B-2 Flight to Korea Cost $2.1 M, Tensions Mount
WASHINGTON, D.C. - The Air Force says it cost $2.1 million to send two nuclear-capable B-2 bombers on a training exercise over South Korea that was widely viewed as a show of force in response to weeks of threats from North Korea.
The service's Global Strike Command said Friday in a statement that the total flight time for the B-2s was 75 hours. The aircraft made the more than 6,500-mile round trip from Whiteman Air Force Base in Missouri to a South Korean island range on Thursday.
Defense Secretary Chuck Hagel said the decision to send the B-2s for drills with South Korea was part of normal military exercises with a close ally and not intended to provoke a reaction from North Korea.
North Korea warned Seoul on Saturday that the Korean Peninsula had entered "a state of war" and threatened to shut down a border factory complex that's the last major symbol of inter-Korean cooperation.
Analysts say a full-scale conflict is extremely unlikely, noting that the Korean Peninsula has remained in a technical state of war for 60 years. But the North's continued threats toward Seoul and Washington, including a vow to launch a nuclear strike, have raised worries that a misjudgment between the sides could lead to a clash.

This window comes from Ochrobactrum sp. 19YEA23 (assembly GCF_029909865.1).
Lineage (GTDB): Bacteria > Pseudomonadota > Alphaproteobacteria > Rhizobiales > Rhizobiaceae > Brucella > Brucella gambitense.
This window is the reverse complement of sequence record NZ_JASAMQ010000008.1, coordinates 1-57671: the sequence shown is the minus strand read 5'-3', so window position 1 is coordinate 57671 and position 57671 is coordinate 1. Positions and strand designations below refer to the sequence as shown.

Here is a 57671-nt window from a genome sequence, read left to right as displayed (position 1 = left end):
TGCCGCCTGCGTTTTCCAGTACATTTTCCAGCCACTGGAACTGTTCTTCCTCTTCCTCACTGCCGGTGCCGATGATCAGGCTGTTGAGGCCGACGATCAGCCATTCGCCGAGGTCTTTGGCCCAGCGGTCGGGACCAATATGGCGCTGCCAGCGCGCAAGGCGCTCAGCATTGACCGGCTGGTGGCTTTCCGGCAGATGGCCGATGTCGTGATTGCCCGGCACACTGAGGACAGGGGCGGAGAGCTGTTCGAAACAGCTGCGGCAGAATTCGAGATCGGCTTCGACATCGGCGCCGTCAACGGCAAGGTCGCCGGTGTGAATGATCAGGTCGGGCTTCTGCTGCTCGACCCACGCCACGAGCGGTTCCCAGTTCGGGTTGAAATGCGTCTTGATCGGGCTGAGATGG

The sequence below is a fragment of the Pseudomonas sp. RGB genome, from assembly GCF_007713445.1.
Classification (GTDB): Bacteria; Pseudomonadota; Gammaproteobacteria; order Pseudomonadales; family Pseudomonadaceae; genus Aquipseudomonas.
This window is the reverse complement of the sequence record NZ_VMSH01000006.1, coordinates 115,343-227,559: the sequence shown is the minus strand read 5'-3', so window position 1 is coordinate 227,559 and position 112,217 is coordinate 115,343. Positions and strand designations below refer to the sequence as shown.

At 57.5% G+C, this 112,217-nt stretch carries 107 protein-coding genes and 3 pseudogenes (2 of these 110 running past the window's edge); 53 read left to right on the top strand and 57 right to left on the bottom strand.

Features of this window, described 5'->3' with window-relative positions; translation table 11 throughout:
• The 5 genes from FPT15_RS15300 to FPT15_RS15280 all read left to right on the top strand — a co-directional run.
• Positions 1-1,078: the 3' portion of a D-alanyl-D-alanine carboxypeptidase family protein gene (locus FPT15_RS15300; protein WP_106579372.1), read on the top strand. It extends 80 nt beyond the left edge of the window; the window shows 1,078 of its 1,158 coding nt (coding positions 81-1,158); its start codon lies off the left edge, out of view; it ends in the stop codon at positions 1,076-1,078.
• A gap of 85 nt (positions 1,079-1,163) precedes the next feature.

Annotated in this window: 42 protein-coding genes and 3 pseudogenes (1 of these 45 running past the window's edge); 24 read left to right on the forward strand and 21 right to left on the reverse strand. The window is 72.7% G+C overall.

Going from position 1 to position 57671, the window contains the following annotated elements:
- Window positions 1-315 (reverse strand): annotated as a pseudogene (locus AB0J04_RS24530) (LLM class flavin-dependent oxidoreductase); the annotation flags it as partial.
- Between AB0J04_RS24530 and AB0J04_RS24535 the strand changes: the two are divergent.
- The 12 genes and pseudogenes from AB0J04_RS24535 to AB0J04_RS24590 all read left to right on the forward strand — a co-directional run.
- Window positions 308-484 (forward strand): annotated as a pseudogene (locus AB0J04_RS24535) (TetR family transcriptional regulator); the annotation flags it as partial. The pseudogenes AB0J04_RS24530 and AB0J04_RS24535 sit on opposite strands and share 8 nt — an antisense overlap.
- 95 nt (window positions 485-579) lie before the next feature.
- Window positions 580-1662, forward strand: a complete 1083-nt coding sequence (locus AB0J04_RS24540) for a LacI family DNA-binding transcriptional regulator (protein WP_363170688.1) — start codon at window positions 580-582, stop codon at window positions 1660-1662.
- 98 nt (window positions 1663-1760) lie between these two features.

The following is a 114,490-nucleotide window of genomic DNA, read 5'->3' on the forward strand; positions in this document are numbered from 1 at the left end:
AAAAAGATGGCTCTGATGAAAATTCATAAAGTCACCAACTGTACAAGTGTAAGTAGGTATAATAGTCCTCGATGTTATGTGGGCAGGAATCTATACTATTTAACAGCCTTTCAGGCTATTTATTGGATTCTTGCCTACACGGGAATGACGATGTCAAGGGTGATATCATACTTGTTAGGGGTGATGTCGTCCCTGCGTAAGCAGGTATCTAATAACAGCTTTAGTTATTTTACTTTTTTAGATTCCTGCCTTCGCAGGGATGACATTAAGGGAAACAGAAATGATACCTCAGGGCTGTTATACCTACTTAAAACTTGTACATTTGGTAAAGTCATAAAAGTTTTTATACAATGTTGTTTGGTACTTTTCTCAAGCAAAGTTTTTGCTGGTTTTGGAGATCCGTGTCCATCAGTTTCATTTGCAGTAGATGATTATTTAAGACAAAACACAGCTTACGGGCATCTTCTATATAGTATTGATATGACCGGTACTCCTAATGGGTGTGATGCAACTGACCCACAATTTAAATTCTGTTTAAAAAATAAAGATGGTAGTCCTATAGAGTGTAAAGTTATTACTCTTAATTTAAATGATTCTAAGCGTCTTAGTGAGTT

On Thursday, U.S. military officials revealed that two B-2 stealth bombers dropped dummy munitions on an uninhabited South Korean island as part of annual defense drills that Pyongyang sees as rehearsals for invasion. Hours later, Kim ordered his generals to put rockets on standby and threatened to strike American targets if provoked.
North Korea said in a statement Saturday that it would deal with South Korea according to "wartime regulations" and would retaliate against any provocations by the United States and South Korea without notice.
"Now that the revolutionary armed forces of the DPRK have entered into an actual military action, the inter-Korean relations have naturally entered the state of war," said the statement, which was carried by Pyongyang's official Korean Central News Agency, referring to the North's official name, the Democratic People's Republic of Korea.
Provocations "will not be limited to a local war, but develop into an all-out war, a nuclear war," the statement said.